I heard about The Outlaw Sea via Venkatesh Rao – here and more recently here. What got me really interested in reading this book (beyond the glowing recommendations) were the recent events in Washington, DC.
Part of the popular public reaction has been calls to increase the power of the state (both to clamp down on such events and to prevent organizing them) – it will be surprising if we don’t end up with reactionary policy like the Patriot Act.
Perhaps more interesting has been the corporate response – bans of Trump and Parler by Twitter, Facebook, even Stripe and AWS.
My reaction to the political and corporate reactions: maybe this will inspire enough mistrust of government and of big tech platforms to finally serve as impetus necessary to bootstrap decentralized social/comms networks and infrastructure.
While there are some attractive elements of such a shift, decentralization itself is not a solution – think about things like Craigslist, the dark web, bittorrent, crypto and blockchain. It’s the wild west, and we trade risk of powerful government institutions and platform owners abusing their power for the risk of a weakened ability to policy lots of bad in-network actors.
The Outlaw Sea is a natural case study of this type of environment.
I plan to do a much longer blog post about this in the future…
Suffice to say for now – this book is awesome and timely.
I like this phrase “cheap political grandstanding” – it is so hard to distinguish this from actual good intentions, especially when you’re not close to the subject matter:
Europe realized that the future had arrived, and it reacted much as the United States had a decade before, making explicit reference to the Exxon Valdez and to America’s go-it-alone determination to defend its shores. Again the initiatives centered around the unilateral imposition of double hulls, though here too there was no reason to believe that a double-hull design (not inherently stronger than single-hull design and possibly more prone to corrosion) addressed the accident that had actually occurred. Europe was going to take action anyway, if only for symbolic effect. The French, who were the angriest just then, clearly understood the limitations of their geographic circumstances as compared to those of the United States. They realized that any imposition of new standards by France alone would have little effect on the parade of unsafe ships in the international waters off their shores, and would do economic damage to the country as the shipping industry shifted its trade to competing ports. The solution was regional action, specifically through the newly assertive executive branch of the European Union, the European Commission. Confident in the support of Europe’s vast environmentalist constituency, the Commission’s leaders took up the cause and proposed aggressive maritime reforms, including immediate double-hull requirements that leapfrogged over the American phase-out still in process. It seemed for several months that Europe was going to have its way—albeit by raising drawbridges and deflecting the disorder to other parts of the world, as the United States had done. This time, however, the IMO fought back: privately it accused the European Commission of technical ignorance and cheap political grandstanding, and in public it appealed to the high ideals of universal government. (Oddly, the United States joined in on the side of the IMO, deploring the regionalism of the European initiatives, a position greeted with bitterness by proponents of European coastal defense.) These arguments resonated, and by the end of 2000 the European Commission had essentially backed down. The shipping industry in return agreed to something like a false concession—an “accelerated” IMO phaseout of single-hull tankers, to be completed by 2015, though with loopholes and extensions that would allow many such ships to endure. There were some improvements in the application of port state controls. In the Netherlands, for instance, a ship-ranking system was put into place that forced the inspectors to board the most questionable vessels, rather than the newest ones, to achieve their quota of 25 percent; and in France it was now understood, almost as a cultural matter, that ship inspections had taken on the importance of national defense.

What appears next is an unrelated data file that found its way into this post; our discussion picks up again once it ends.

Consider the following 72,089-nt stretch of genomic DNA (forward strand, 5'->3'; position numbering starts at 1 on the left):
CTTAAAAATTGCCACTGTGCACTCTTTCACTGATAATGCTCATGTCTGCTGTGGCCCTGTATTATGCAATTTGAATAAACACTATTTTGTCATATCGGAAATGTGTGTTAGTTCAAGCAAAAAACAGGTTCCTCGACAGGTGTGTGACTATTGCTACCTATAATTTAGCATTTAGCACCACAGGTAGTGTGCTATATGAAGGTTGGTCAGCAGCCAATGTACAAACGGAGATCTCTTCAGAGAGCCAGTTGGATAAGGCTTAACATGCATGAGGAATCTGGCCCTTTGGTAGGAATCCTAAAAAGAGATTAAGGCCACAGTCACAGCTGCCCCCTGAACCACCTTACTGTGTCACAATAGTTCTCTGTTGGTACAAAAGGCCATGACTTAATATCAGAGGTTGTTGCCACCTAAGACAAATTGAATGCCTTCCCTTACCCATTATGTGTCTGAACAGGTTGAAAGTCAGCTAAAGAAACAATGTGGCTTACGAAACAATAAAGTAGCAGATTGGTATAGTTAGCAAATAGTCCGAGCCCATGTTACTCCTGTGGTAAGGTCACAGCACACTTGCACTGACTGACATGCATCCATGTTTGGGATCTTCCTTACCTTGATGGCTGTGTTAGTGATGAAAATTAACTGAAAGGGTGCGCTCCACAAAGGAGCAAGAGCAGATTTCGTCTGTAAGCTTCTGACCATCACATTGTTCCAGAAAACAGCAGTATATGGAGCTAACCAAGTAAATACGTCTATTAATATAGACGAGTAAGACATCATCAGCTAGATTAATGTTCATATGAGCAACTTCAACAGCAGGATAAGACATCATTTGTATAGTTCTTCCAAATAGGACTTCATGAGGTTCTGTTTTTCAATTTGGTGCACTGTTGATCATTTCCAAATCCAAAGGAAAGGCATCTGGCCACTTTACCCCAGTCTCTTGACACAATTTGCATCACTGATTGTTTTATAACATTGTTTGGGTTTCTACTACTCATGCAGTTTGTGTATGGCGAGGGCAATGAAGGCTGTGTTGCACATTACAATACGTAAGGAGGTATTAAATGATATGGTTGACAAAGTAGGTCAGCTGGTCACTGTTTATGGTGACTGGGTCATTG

Some of the escapees panicked, crawling around on the promenade and adding their own screams to those below, or begging hysterically for life vests, or sitting apathetically against the walls, or rushing to and fro without purpose, like terrified creatures losing the last ground in a flood. Such hopeless or incoherent people, however, turned out to be the exception. Despite the unusual danger that confronted them on the ship’s outsides, most of the escapees seemed to keep their wits about them and to remain effective even at severe angles of heel. A brutal selection was at play, by which those who had succeeded in gaining the promenade tended by definition to be precisely the sort of people who could best handle the threat that awaited them there. They were fast and strong, and capable of quick calculation. Though their actions once outside were largely self-centered, with personal survival predominating over other concerns, many of them proved capable of working together to achieve that end—preparing and deploying the heavy life rafts, for instance, or attempting to free the lifeboats, however impossible that turned out to be. A few went further. One man in particular comes to mind. He stood on the promenade looking completely composed, reassuring passengers around him that they would survive, patiently instructing people on how to don the life vests, and setting up an efficient system for the vests’ distribution. It was as if human society, having been torn apart, was starting to remake itself already—as if with time there could have been kings and queens on that drifting hull, and maybe even priests. But then the ocean washed them all away.